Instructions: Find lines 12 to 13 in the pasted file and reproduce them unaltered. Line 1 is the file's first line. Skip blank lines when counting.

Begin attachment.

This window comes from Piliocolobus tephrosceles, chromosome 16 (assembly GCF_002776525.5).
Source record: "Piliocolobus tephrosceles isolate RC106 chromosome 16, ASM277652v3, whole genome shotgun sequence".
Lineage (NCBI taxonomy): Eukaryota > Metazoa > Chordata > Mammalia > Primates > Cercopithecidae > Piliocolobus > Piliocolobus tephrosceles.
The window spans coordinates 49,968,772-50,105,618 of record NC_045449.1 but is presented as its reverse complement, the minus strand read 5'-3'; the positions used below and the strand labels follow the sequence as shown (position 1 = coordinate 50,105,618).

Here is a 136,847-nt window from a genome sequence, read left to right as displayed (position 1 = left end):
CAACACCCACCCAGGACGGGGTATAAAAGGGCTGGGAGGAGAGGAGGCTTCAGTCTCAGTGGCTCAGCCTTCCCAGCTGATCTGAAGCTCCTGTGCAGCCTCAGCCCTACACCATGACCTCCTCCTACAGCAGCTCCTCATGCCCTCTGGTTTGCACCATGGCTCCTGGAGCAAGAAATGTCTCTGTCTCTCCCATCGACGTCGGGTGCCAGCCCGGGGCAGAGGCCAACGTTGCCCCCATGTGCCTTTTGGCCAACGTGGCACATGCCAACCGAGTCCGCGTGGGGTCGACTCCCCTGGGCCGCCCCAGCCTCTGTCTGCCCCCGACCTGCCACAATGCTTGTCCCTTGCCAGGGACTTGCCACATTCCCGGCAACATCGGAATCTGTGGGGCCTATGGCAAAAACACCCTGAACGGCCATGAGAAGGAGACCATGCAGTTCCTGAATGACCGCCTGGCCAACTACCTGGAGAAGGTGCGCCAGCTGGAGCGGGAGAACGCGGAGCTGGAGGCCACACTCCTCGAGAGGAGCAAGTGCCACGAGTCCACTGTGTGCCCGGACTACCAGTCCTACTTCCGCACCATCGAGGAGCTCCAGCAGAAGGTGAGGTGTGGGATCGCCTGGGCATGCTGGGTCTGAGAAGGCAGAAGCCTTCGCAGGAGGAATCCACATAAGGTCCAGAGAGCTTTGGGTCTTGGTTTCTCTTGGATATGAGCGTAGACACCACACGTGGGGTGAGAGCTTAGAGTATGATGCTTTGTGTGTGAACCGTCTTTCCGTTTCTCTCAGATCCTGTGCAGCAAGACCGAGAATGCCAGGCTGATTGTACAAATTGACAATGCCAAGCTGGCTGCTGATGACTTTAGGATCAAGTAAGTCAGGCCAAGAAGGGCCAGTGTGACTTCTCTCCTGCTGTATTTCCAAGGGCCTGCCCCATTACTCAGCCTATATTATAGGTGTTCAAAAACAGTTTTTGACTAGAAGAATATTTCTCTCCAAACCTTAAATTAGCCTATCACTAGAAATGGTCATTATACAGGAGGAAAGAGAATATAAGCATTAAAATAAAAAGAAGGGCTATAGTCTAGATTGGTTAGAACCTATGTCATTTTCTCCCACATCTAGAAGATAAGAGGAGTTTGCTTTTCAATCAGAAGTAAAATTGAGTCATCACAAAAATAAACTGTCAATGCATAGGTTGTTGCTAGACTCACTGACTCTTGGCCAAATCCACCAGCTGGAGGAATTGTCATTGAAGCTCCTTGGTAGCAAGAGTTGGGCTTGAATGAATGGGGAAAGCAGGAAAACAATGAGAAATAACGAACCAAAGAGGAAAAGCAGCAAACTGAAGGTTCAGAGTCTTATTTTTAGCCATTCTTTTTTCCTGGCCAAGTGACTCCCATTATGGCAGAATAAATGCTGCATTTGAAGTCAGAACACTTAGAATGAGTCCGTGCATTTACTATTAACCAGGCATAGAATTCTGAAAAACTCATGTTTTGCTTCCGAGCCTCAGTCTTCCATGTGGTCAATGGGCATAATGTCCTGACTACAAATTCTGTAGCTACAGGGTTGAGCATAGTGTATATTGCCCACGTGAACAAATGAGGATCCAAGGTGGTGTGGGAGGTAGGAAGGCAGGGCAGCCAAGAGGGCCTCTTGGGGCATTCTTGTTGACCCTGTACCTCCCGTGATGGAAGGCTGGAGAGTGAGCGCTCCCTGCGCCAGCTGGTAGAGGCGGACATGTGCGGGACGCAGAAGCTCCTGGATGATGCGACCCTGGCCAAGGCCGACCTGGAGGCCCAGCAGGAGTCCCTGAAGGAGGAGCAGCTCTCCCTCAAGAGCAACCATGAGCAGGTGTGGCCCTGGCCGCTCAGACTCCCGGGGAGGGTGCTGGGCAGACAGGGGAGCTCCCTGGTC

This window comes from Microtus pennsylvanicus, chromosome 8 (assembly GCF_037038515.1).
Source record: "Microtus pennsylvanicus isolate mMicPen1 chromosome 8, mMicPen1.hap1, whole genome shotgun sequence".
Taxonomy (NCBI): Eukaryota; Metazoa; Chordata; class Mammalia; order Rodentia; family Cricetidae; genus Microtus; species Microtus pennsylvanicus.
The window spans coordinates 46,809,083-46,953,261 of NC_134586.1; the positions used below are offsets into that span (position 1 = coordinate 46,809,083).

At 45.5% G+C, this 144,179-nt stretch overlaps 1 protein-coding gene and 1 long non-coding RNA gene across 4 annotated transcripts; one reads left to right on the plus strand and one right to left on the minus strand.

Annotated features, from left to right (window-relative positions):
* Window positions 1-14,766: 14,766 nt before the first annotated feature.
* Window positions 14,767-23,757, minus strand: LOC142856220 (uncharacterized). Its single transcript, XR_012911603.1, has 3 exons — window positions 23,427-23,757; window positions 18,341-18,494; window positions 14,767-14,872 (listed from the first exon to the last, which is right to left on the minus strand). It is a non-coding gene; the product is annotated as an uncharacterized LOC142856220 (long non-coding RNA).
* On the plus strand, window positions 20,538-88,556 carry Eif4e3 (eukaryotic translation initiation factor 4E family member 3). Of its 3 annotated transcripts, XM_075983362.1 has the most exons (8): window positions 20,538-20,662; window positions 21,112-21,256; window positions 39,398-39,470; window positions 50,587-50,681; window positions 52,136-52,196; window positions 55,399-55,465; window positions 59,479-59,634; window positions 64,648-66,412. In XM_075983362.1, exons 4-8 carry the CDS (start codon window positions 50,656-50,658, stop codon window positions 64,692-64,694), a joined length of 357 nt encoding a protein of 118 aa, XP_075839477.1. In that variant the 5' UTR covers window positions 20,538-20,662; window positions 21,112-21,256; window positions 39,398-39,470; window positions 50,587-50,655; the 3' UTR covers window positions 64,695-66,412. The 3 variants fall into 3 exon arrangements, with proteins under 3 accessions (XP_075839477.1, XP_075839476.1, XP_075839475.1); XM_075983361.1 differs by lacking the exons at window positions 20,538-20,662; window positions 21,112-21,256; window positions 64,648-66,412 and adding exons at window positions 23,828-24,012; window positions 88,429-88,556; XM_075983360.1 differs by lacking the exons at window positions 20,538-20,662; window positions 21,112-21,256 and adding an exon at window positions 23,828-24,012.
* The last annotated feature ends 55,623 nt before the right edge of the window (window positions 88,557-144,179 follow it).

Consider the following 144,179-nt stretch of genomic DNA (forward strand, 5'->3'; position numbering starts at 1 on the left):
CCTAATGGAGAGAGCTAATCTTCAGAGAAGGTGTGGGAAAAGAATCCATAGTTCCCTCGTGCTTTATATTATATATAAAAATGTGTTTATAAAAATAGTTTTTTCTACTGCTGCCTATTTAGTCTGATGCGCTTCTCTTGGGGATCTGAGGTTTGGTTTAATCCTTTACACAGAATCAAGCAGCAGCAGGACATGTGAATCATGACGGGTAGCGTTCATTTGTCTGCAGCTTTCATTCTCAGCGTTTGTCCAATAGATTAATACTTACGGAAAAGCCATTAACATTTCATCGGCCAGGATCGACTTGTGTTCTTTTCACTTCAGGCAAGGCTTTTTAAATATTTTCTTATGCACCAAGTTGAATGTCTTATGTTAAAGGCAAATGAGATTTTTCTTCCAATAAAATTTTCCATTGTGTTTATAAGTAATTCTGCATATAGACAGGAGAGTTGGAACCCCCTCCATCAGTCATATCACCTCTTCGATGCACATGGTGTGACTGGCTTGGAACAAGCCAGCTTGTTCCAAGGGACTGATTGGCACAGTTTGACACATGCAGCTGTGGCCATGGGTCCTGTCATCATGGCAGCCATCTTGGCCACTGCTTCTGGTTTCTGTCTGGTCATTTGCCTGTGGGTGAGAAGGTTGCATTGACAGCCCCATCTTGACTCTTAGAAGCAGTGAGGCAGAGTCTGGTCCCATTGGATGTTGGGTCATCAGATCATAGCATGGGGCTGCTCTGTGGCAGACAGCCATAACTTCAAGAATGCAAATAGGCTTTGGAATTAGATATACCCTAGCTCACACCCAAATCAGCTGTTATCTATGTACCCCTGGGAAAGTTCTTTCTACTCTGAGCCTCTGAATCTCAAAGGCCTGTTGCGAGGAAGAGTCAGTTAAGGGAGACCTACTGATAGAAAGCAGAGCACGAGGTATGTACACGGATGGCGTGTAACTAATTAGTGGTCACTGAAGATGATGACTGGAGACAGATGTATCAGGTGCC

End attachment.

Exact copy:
Annotated features, from left to right (window-relative positions):
* Window positions 1-14,766: 14,766 nt before the first annotated feature.